FAITHFUL LIVING: Time to spring clean faith

“Died at the age of 71, following a short illness.”

It is a line I see, with some variations, often. But this time it describes the death of a man in the community where I grew up. He was an engineer, a husband and the father of a classmate. He and his family lived one block over from my childhood home, and I remember his gracious, quiet manner with fondness.

His wife of many years passed away some months ago with no warning, and I understand he could not find his way without her. His children struggled with their own grief as well as his. So when I opened the back home letter this week, the newspaper obituary tucked inside did not come as a complete surprise.

A much larger reality did cause me to sit down for a minute: articles and clippings, graciously cut out and mailed by family and friends, have changed throughout the years.

During my college days letters were filled with clippings detailing college graduation notices, engagement announcements, and wedding nuptials. In my 20s and 30s I read about endless numbers of new babies. Some moved to new communities; many established themselves in careers, bought homes and creatively built on their dreams. I was frequently surprised and delighted by the stories of old friends and their adventures.

Now, as I parent my teenagers, seek ways to exercise without aggravating my slightly arthritic knee, and venture toward my mid-40s, the news clippings grow more serious. I am sobered all too often as I hold obituaries of old teachers, family and childhood friends in my hands. Retirement dinners and scaled-down homes are a big topic. So is news of child-rearing challenges, home-town growth management, illness and divorce.

Bright beginnings have given way to the nitty-gritty of life and a voice deep inside me urges me to think deep and advanced: Now is the time to dig in, to work hard, persevere, give it my very best--every day and in every way. It is time to stand bolstered against the tide that pulls some under. It is time to be rooted in faith as never before.

It is also prime time to clean out the unnecessary, to start the spring season organized and resolved. Ask yourself, What shape is my faith in? How might I work as a faith-filled individual during the next few months when the days are long and the situations occasionally complicated? What goals do I have and what steps have I outlined for myself toward meeting those goals?

For most of us the requests are now rolling in. Boards and committees are in high gear. Volunteer positions and opportunities abound. The world is full of needs. Where do you fit in? Have you identified your gifts and asked God to send you to places where they can be used? Is your faith strong enough to serve others or is it time to bolster your own spirituality by allowing others to serve you?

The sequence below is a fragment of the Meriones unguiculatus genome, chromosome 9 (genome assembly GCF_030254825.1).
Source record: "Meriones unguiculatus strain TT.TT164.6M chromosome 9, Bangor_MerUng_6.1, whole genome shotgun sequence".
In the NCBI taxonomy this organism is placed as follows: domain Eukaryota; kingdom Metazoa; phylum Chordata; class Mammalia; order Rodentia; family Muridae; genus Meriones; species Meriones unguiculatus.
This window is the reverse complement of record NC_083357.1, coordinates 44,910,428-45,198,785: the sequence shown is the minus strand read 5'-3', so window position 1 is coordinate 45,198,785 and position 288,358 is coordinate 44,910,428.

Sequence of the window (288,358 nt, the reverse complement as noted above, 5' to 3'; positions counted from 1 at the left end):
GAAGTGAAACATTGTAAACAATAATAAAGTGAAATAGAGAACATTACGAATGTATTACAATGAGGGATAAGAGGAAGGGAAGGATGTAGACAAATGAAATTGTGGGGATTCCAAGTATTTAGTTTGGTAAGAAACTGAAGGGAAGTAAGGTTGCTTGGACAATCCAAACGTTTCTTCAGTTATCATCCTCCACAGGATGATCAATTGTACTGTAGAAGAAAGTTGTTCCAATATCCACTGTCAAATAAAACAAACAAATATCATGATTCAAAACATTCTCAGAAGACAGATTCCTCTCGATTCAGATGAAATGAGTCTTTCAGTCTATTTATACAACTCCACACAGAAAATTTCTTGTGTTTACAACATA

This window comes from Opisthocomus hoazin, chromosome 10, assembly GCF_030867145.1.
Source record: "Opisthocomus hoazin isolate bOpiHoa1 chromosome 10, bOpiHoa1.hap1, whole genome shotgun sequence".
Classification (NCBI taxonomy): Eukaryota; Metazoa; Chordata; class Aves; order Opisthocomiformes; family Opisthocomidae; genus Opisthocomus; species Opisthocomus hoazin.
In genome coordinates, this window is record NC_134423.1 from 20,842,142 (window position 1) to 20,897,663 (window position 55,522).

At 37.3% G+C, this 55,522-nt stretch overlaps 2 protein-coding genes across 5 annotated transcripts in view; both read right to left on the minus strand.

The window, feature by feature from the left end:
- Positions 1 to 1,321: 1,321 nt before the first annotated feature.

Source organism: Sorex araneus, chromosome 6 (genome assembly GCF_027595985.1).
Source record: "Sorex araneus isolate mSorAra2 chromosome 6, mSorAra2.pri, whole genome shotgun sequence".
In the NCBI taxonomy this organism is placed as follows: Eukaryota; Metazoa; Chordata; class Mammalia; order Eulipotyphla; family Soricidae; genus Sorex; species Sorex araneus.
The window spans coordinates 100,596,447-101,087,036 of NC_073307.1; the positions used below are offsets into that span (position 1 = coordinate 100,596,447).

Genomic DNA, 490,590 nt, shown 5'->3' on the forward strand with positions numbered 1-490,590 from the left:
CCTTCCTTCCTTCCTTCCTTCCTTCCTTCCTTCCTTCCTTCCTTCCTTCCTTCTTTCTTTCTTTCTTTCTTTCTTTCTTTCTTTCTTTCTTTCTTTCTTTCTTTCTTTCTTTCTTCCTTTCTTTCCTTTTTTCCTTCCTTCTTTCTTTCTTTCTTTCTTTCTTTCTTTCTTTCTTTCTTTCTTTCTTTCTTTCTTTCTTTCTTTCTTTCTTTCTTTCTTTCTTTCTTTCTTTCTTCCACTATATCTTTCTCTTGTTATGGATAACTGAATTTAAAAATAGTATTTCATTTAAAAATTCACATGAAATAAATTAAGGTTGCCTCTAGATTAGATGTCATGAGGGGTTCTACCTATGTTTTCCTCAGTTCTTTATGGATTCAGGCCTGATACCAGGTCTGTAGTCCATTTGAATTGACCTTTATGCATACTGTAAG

One of the most intriguing activities I have ever participated in involved writing my own obituary. I wrote the first one as a teenager and the second this January as I read my grandmother’s. I resolved that mine would be as noble. When I first learned of the concept, it made me laugh as I recall. I was young and uncomfortable with the thought of dying. I had never contemplated my own mortality or the idea that this life here on earth is just one aspect of an eternal life I can experience. I recall not taking into account my spirituality at first, focusing instead on the facts of how I died and how old I might be.

Writing your own obituary is much more than thinking about death. It is, in fact, not bout death at all. It is about life and passionate pursuit, hopes and dreams, disappointments and glorious overcomings. It speaks to the fundamental you: What kind of person do you want to be? What will gain your attention, your energy, your resources? What things energize and define you? How do you want to be brave? What makes you weep? What sets you into deep resolve and purposeful living?

Once you have outlined what you value most, balance this insight against your plans for spring. Is all your running around helping you meet your goals? Are you saying yes but exhausting yourself and never reaching the levels you envision for yourself? What role does faith play in your life? How is God using you? Through this exercise, can you detect God voice?

Most of all, are your activities going to have any eternal significance for you, your family and your friends?

Joan Bay Klope’s e-mail address is

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